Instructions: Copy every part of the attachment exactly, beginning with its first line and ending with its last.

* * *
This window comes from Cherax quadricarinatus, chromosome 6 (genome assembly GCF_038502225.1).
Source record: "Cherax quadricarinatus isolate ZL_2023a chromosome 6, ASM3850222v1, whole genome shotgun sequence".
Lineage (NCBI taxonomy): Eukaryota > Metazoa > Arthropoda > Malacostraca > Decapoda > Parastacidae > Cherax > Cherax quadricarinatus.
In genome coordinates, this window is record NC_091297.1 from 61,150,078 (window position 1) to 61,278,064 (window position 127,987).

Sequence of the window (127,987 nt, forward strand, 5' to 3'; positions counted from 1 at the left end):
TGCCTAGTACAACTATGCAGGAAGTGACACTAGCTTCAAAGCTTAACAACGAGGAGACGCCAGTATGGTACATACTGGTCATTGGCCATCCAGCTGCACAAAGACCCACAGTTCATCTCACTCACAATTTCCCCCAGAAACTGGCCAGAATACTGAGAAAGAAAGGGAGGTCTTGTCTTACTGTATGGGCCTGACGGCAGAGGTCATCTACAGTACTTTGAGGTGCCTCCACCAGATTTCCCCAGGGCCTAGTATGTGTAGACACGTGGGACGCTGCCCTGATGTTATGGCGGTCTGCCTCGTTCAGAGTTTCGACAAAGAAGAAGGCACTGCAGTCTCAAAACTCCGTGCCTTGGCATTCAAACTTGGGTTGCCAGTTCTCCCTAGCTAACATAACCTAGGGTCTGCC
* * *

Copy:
This window comes from Cherax quadricarinatus, chromosome 6 (genome assembly GCF_038502225.1).
Source record: "Cherax quadricarinatus isolate ZL_2023a chromosome 6, ASM3850222v1, whole genome shotgun sequence".
Lineage (NCBI taxonomy): Eukaryota > Metazoa > Arthropoda > Malacostraca > Decapoda > Parastacidae > Cherax > Cherax quadricarinatus.
In genome coordinates, this window is record NC_091297.1 from 61,150,078 (window position 1) to 61,278,064 (window position 127,987).

Sequence of the window (127,987 nt, forward strand, 5' to 3'; positions counted from 1 at the left end):
TGCCTAGTACAACTATGCAGGAAGTGACACTAGCTTCAAAGCTTAACAACGAGGAGACGCCAGTATGGTACATACTGGTCATTGGCCATCCAGCTGCACAAAGACCCACAGTTCATCTCACTCACAATTTCCCCCAGAAACTGGCCAGAATACTGAGAAAGAAAGGGAGGTCTTGTCTTACTGTATGGGCCTGACGGCAGAGGTCATCTACAGTACTTTGAGGTGCCTCCACCAGATTTCCCCAGGGCCTAGTATGTGTAGACACGTGGGACGCTGCCCTGATGTTATGGCGGTCTGCCTCGTTCAGAGTTTCGACAAAGAAGAAGGCACTGCAGTCTCAAAACTCCGTGCCTTGGCATTCAAACTTGGGTTGCCAGTTCTCCCTAGCTAACATAACCTAGGGTCTGCC